Trump-backed congressman accused of numerous ethics violations -- including incidents that involved his children and the family dog
Rep. Alex Mooney (R-WV) (campaign website).

On Monday, The Daily Beast reported that Trump-backed West Virginia Congressman Alex Mooney faces a litany of ethics complaints from his former staffers, from improper use of government resources to the illegal acceptance of gifts.

"On Monday, the Office of Congressional Ethics released a lengthy report that found 'substantial reason' to believe Mooney had committed a number of ethical violations while in office — potentially even violations of federal law," reported Sam Brodey. "Among other things, Mooney may have 'accepted a free or below-market-value trip to Aruba,' used taxpayer dollars for non-approved purposes, and used staff for campaign work and 'personal errands,' according to OCE. On top of that, he may have 'withheld, concealed, or falsified' information provided to ethics officials in the course of the investigation."

"Several Mooney staffers said they were required to do a variety of basic and complicated tasks for the family instead of — or in addition to — their official duties, including babysitting Mooney’s children, driving them to and from school, taking care of their dog, and chauffeuring the congressman long distances for personal reasons," said the report. "One former staffer said they drove Mooney over 250 miles in one afternoon, taking him from Washington to Richmond, Virginia, for his son’s basketball game, then back to West Virginia. Another staffer drove from their home in northern Virginia to Charles Town, West Virginia, to walk the Mooneys’ dog, Skipper, while the family was away."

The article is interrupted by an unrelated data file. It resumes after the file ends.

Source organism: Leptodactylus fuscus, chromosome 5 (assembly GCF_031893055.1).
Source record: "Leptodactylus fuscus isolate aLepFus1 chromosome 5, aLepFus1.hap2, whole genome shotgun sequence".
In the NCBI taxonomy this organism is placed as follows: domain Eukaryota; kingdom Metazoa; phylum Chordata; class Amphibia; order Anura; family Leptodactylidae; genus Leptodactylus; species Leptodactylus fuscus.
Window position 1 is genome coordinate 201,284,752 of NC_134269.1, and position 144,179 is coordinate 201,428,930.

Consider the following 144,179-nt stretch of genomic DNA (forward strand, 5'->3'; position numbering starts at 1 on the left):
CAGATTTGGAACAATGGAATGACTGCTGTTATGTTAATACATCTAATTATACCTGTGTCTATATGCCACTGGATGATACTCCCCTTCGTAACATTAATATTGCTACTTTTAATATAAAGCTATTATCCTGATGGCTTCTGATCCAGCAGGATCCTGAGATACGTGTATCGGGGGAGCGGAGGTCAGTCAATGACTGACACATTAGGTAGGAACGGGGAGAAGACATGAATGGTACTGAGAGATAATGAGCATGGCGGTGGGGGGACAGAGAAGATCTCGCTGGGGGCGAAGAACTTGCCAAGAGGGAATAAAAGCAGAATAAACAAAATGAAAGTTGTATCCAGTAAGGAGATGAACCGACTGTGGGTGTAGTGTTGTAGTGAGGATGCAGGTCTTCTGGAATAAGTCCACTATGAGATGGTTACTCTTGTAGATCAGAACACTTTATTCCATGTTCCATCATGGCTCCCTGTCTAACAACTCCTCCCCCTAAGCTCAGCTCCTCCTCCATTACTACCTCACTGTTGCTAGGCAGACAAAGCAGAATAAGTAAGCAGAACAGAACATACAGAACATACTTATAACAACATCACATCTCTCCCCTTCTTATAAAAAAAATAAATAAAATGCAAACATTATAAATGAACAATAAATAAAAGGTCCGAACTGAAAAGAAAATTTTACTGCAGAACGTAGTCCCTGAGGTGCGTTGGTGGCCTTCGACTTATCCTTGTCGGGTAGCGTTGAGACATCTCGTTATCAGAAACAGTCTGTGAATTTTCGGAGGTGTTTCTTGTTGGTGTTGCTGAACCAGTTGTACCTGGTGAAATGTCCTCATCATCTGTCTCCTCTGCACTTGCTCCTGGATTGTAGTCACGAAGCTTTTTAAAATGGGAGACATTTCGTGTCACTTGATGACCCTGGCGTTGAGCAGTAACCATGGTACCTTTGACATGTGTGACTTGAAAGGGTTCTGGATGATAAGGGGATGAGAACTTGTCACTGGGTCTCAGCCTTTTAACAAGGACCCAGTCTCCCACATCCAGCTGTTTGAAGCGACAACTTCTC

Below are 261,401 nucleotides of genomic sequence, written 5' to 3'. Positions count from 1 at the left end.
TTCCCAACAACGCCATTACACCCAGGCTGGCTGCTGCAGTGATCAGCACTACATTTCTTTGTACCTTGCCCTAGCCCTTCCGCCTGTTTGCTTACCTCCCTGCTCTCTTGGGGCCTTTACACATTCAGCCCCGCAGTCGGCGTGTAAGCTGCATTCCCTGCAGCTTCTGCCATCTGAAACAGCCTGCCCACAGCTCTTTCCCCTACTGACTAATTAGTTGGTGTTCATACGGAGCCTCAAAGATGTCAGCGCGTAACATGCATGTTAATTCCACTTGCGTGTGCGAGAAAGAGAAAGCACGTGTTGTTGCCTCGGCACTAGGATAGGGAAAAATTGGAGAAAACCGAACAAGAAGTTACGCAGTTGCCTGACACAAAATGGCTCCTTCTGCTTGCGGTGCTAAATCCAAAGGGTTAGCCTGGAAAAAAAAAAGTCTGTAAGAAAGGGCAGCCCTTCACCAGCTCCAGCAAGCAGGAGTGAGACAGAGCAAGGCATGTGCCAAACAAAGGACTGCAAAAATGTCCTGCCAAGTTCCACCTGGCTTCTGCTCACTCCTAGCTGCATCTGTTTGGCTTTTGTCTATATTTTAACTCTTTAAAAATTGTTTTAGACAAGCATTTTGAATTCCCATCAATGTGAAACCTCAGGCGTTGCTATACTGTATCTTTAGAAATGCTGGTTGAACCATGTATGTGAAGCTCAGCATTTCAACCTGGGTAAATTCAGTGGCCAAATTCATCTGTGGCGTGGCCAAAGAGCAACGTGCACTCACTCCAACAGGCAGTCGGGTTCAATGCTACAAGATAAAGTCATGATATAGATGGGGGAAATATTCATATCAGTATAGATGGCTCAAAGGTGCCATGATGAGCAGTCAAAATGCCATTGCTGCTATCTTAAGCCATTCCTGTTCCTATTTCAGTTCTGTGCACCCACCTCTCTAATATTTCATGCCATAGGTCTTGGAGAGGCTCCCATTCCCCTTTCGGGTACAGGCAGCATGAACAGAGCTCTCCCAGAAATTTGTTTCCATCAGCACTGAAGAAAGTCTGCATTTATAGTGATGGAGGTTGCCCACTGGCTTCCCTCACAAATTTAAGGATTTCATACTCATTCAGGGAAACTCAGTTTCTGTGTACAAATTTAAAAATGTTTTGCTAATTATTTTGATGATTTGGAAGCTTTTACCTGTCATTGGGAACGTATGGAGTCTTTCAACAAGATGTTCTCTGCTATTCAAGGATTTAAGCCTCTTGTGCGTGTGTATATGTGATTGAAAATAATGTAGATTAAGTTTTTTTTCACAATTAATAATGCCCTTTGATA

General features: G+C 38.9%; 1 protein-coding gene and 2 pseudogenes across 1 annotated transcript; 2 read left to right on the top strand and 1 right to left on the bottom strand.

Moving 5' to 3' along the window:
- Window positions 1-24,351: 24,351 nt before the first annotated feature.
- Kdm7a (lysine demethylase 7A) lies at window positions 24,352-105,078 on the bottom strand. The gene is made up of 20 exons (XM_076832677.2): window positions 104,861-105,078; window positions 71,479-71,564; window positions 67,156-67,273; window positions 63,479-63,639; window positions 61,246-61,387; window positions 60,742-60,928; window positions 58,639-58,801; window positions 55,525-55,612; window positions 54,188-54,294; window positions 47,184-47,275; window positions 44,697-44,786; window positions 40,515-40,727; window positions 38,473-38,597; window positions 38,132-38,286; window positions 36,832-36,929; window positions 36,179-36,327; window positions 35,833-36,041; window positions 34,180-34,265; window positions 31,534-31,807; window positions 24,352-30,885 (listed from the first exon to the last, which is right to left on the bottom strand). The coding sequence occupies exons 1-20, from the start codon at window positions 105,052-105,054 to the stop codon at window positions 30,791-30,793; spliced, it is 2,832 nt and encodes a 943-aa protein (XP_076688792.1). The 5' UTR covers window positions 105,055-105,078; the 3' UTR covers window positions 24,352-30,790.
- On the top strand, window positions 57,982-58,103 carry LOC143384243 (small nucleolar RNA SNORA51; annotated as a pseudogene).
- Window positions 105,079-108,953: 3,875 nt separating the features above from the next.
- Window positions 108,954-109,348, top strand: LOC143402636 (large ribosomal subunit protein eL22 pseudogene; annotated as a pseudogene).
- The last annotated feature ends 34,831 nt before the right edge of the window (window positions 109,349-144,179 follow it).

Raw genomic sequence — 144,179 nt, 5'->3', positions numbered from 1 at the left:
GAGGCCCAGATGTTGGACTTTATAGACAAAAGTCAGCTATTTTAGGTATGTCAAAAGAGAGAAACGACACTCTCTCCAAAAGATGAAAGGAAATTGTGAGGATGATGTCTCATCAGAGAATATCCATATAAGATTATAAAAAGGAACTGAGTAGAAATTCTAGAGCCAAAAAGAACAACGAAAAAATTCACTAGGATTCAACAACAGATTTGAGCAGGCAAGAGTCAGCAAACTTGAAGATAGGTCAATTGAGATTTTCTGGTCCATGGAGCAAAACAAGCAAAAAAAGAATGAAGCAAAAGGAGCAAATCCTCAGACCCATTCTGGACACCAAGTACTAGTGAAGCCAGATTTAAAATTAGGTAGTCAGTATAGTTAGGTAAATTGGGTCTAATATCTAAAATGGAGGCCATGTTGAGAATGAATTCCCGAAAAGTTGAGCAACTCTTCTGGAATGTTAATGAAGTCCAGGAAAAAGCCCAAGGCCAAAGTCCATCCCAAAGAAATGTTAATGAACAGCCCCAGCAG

All of this would be against ethics laws, which requires staffers only be used for "legitimate, official activity" and that any personal activity they do should be reimbursed to the U.S. Treasury.

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"The OCE even managed to take a passing shot at Mooney, who's long faced accusations that he's not a true West Virginian. The OCE noted that Mooney's staff worked to have his wife's inactive medical license in Maryland activated in West Virginia," said the report. "'Because Rep. Mooney was not from West Virginia and had not lived in the state prior to his 2014 bid for his congressional seat,' the OCE report said, 'Dr. Mooney was not licensed to practice medicine in the state.'"

Mooney won a bitterly contested primary for a West Virginia congressional district earlier this year against fellow sitting Congressman David McKinley, after the Census eliminated a seat from the state and drew them into the same district. He was carried to victory in part by an endorsement from the former president.